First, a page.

Private bathrooms with bathtubs or showers feature complimentary toiletries and bidets. Conveniences include phones, as well as safes and desks.Amenities
Make use of convenient amenities such as complimentary wireless Internet access, concierge services, a television in a common area, a 24-hour front desk. A roundtrip airport shuttle is provided for a surcharge (available 24 hours).Dining
Enjoy a meal at the restaurant or snacks in the hotel’s coffee shop/café.Address
51 Myeongdong 10-gil, Chungmuro 2-ga, Jung-gu, SeoulCheck Prices 5: LOTTE City Hotel Myeongdong
Lotte Hotels have a strong reputation for comfort and modern conveniences and you can’t go wrong booking one of their hotels. As with the other Lotte hotel on this list, there’s a lovely rooftop area where you can eat and take in the sights of Seoul.
This iconic hotel, with the blue bowing man outside, is one of the most popular budget hotels in Myeongdong and enjoyed by travellers from around the world.
This hotel even offers a Muslim-friendly restaurant, Saffron, as well as the C-Cafe on the 27th floor.Rooms
Make yourself at home in one of the 430 guestrooms featuring refrigerators and LED televisions. Complimentary wired and wireless Internet access keeps you connected, and cable programming provides entertainment.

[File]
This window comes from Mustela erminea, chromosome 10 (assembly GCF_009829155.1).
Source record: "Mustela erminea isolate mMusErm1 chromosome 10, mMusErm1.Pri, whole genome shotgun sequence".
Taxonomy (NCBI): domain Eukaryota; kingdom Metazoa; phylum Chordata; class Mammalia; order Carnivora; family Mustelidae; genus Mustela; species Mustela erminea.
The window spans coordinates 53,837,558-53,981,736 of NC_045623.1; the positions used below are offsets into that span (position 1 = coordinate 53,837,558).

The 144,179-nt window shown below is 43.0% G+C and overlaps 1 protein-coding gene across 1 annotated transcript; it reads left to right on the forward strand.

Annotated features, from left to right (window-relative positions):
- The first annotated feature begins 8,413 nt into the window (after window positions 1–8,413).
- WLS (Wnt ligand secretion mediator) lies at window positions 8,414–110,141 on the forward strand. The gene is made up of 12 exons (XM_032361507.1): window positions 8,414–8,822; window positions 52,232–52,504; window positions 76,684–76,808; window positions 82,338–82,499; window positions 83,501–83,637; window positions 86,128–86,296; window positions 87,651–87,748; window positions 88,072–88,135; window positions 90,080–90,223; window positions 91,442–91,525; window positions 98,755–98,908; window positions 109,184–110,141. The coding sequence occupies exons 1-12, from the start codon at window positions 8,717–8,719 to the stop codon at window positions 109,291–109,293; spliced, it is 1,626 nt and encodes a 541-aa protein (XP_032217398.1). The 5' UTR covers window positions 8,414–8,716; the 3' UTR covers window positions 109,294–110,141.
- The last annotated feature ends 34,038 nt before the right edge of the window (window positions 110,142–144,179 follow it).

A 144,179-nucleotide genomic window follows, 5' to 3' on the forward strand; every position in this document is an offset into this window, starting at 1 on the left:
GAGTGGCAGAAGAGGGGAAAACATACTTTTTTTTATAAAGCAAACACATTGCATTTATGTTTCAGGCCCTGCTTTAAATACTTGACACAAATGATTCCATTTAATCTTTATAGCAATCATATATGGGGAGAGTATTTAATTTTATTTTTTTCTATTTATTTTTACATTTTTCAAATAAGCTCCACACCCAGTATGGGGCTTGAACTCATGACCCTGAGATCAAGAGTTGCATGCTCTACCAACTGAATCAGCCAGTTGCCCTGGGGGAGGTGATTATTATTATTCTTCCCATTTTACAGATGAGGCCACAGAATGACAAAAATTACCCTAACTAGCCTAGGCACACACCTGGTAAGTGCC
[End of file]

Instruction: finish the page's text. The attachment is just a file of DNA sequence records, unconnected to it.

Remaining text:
Private bathrooms have complimentary toiletries and bidets. Conveniences include phones, as well as safes and desks.Amenities
Enjoy recreation amenities such as a health club or take in the view from a rooftop terrace. This hotel also features complimentary wireless Internet access, concierge services, and complimentary newspapers in the lobby. Limited parking is available onsite.Dining
Grab a bite to eat at C’cafe, one of the hotel’s many dining establishments, which include 2 restaurants and a coffee shop/café. Buffet breakfasts are available daily from 7:30 AM to 10:30 AM for a fee.Address
362, Samil-daero, Jung-gu, Seoul South KoreaCheck Prices 6: Hotel Midcity Myeongdong
Budget-conscious travellers might want to consider Hotel Midcity Myeongdong, which offers cozy double rooms for as little as $50 per night and family rooms from $70 per night.